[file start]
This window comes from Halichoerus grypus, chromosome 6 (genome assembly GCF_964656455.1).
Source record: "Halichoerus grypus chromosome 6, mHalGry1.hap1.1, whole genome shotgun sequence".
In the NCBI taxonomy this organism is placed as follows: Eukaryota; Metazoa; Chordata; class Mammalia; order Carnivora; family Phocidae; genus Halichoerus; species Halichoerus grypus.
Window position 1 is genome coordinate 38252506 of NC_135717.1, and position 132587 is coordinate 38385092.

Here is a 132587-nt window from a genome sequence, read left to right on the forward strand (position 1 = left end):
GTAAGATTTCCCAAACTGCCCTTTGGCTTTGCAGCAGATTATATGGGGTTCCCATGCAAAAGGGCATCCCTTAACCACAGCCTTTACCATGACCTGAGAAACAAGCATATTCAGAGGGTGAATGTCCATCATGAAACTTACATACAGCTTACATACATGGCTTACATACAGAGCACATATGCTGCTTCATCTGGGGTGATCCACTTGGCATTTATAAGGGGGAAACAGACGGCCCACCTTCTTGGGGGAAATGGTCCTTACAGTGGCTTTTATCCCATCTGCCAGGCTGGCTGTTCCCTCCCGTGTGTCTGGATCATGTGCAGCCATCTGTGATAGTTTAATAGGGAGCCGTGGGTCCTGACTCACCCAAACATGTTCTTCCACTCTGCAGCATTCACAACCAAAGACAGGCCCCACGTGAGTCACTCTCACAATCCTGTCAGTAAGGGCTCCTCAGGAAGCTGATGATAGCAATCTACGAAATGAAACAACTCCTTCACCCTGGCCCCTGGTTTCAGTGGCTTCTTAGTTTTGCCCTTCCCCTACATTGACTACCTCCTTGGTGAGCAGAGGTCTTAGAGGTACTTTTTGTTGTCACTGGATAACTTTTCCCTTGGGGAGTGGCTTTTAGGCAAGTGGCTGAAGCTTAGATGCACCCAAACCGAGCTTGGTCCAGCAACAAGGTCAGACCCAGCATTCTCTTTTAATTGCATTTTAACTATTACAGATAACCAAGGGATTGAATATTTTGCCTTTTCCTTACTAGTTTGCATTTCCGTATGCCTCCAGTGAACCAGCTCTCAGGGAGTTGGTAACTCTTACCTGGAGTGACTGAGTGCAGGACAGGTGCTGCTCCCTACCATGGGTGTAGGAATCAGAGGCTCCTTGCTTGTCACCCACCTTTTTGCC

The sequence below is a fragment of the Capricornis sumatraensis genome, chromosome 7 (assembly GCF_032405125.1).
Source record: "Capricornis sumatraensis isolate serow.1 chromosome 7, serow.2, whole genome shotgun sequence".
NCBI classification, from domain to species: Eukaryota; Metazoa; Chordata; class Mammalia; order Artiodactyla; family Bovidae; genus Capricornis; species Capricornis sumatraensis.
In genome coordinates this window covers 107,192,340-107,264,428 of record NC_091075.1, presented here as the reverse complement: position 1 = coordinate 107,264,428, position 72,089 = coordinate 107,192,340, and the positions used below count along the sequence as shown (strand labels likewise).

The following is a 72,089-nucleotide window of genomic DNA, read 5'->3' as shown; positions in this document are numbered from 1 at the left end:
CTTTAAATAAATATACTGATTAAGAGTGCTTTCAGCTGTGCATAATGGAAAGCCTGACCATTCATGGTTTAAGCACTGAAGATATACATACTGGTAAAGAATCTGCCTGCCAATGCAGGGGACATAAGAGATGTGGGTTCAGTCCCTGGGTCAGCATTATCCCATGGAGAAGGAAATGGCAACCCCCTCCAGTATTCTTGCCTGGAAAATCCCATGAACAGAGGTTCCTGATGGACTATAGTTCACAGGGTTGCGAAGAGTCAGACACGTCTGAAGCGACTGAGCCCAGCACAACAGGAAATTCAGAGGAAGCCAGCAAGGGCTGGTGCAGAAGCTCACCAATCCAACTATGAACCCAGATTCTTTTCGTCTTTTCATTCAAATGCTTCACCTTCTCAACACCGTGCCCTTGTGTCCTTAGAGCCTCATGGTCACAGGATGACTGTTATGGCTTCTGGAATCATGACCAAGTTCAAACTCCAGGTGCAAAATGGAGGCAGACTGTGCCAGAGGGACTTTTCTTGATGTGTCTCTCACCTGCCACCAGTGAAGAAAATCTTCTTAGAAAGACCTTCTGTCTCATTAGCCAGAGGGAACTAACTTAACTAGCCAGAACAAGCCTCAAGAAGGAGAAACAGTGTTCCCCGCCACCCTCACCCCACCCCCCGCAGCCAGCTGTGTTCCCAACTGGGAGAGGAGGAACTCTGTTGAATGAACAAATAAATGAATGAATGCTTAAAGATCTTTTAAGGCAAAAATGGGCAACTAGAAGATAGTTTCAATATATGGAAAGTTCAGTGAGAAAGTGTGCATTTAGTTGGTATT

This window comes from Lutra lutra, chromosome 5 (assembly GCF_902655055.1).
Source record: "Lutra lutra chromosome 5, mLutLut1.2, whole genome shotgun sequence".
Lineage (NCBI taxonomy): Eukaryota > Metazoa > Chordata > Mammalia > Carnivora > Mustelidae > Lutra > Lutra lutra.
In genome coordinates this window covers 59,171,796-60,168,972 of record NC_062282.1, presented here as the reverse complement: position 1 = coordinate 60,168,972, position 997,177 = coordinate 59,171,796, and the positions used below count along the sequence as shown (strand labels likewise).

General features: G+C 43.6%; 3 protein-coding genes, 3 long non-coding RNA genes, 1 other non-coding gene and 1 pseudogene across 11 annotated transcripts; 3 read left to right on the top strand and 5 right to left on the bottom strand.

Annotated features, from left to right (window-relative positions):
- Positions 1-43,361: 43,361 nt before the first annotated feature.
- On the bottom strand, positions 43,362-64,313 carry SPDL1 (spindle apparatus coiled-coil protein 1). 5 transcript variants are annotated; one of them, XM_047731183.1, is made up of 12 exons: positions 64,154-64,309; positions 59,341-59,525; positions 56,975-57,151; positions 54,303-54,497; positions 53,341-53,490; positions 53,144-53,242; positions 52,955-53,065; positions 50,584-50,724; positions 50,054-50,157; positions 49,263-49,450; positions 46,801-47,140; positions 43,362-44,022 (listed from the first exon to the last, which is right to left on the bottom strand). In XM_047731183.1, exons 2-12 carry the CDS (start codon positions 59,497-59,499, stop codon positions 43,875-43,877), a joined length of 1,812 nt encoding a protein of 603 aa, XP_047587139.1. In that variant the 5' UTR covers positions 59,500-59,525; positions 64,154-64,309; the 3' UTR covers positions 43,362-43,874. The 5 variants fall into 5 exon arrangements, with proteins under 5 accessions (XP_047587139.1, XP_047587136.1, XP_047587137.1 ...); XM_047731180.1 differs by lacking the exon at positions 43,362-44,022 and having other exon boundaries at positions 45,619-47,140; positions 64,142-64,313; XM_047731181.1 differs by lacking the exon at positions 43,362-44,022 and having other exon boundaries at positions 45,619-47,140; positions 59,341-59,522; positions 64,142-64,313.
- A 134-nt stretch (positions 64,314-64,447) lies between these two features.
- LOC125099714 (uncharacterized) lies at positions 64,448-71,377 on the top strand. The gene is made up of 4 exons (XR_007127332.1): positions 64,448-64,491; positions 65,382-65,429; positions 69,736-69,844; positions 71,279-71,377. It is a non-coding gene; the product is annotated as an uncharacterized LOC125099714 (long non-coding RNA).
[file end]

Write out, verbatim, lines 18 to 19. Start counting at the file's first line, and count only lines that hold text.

Annotated features, from left to right (window-relative positions):
- Positions 1-43,361: 43,361 nt before the first annotated feature.